The Hidden Mysteries of Antarctica
It’s more than just ice and penguins
There’s something rather mysterious about Antarctica, and humans since forever have wondered about what lies in the world’s last unexplored wilderness. Ever since the first explorers in the 1800s till the modern scientists of today, this continent continues to captivate us with its harsh conditions, freezing temperatures, barren landscapes and those adorably cute penguins.
The frozen continent is 99 percent covered in ice, making up 90 percent of all the ice on Earth. In spite of this, scientists have discovered many interesting things about the continent including whole hidden worlds under the icy plains.
Scientists have discovered a number of underground lakes in Antarctica, at least 400! They believe that these lakes were formed after the separation of Antarctica from Gondwanaland, the supercontinent. The reason these lakes haven;t frozen yet is because of the pressure from the weight of the ice sheet.
From the Taylor Glacier in McMurdo Dry Valley, there is a curious and rather morbid looking sight that is visible either from a helicopter or from cruise ships on a visit to the Ross Sea. A bright red waterfall gushes silently from the top of the glacier. The source? The red water comes from a salty lake that was one cut off from the atmosphere and preserved underground and is extremely rich in iron. Lacking in oxygen and sunlight, this deep red iron-rich water comes into contact with air and rusts, thereby giving it that bloody hue.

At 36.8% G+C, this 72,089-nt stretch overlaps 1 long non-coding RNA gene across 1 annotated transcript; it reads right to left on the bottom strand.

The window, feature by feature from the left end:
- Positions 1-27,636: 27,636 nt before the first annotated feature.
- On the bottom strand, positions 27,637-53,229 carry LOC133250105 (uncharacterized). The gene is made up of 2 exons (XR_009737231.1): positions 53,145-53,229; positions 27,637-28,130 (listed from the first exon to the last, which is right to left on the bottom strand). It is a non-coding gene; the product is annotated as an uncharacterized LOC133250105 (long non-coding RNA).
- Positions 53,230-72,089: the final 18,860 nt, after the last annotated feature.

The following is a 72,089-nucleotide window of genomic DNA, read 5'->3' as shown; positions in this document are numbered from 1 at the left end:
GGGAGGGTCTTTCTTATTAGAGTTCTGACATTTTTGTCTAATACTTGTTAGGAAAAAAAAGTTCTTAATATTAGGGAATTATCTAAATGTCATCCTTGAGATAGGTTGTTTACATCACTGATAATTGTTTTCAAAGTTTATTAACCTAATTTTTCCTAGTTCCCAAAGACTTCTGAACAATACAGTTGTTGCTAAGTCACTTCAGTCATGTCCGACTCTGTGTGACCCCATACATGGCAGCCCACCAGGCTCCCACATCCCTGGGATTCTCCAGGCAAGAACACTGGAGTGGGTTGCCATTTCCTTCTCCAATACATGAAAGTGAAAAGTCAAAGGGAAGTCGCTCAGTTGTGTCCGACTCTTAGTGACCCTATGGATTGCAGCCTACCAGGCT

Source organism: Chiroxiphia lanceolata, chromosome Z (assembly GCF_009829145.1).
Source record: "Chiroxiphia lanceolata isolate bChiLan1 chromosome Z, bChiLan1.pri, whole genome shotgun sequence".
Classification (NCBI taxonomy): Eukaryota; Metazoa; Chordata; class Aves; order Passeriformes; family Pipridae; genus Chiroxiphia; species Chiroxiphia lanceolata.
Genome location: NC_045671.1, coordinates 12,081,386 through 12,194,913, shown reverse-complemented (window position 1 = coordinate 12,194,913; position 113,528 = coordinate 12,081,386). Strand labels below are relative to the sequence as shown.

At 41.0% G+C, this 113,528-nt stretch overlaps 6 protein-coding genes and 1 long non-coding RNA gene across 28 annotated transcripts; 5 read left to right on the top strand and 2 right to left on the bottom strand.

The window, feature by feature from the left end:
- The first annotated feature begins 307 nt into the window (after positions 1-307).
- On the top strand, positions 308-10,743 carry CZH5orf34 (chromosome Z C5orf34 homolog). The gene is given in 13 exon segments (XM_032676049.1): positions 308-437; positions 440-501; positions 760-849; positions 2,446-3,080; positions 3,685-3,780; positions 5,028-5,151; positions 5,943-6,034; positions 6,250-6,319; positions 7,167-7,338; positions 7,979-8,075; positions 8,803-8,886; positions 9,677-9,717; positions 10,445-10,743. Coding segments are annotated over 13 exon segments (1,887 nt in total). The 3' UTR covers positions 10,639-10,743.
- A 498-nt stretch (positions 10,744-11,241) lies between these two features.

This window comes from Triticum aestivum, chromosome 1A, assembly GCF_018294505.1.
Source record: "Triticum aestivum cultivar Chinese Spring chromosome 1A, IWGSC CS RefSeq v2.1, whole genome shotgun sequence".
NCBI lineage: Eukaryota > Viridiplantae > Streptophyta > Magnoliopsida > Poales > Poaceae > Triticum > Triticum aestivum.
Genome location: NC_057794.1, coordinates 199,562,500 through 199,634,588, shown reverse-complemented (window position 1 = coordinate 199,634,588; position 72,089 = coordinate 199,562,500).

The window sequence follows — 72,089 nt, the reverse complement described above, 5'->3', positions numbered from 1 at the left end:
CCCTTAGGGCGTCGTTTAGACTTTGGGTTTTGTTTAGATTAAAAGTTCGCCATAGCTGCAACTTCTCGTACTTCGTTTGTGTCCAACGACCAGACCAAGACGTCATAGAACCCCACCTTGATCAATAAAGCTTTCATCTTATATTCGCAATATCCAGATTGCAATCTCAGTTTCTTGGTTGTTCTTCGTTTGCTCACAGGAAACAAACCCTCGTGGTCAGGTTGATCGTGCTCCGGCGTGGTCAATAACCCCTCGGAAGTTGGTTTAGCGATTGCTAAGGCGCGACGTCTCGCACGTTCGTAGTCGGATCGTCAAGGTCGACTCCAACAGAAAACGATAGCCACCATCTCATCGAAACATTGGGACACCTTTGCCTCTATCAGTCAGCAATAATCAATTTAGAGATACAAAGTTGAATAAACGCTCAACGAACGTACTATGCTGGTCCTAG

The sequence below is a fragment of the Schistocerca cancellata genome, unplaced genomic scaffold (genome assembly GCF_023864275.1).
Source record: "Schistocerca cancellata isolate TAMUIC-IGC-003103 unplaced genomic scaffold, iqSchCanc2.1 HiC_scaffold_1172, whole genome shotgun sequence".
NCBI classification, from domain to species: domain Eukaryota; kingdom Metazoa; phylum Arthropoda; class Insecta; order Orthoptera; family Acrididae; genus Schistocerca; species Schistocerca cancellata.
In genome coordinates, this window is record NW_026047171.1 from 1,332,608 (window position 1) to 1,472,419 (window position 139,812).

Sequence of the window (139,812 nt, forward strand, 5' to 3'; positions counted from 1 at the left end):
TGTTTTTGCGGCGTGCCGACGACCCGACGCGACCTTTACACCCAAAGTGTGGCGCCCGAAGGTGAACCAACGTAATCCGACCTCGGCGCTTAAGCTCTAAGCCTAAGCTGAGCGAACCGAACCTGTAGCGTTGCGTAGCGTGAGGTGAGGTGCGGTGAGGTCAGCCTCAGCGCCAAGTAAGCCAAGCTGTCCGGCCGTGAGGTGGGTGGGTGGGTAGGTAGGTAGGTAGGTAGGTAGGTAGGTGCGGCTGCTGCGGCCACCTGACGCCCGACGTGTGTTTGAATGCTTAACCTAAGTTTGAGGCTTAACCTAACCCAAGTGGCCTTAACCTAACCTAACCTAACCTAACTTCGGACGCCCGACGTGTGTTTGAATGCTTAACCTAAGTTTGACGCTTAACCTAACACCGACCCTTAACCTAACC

You can find see-through icefish. These strange creatures have large eyes and their internal organs can be seen through their translucent skin. The fish have antifreeze glycoproteins and cannot survive in warmer waters. They also don’t have any hemoglobin, a protein that makes our blood red.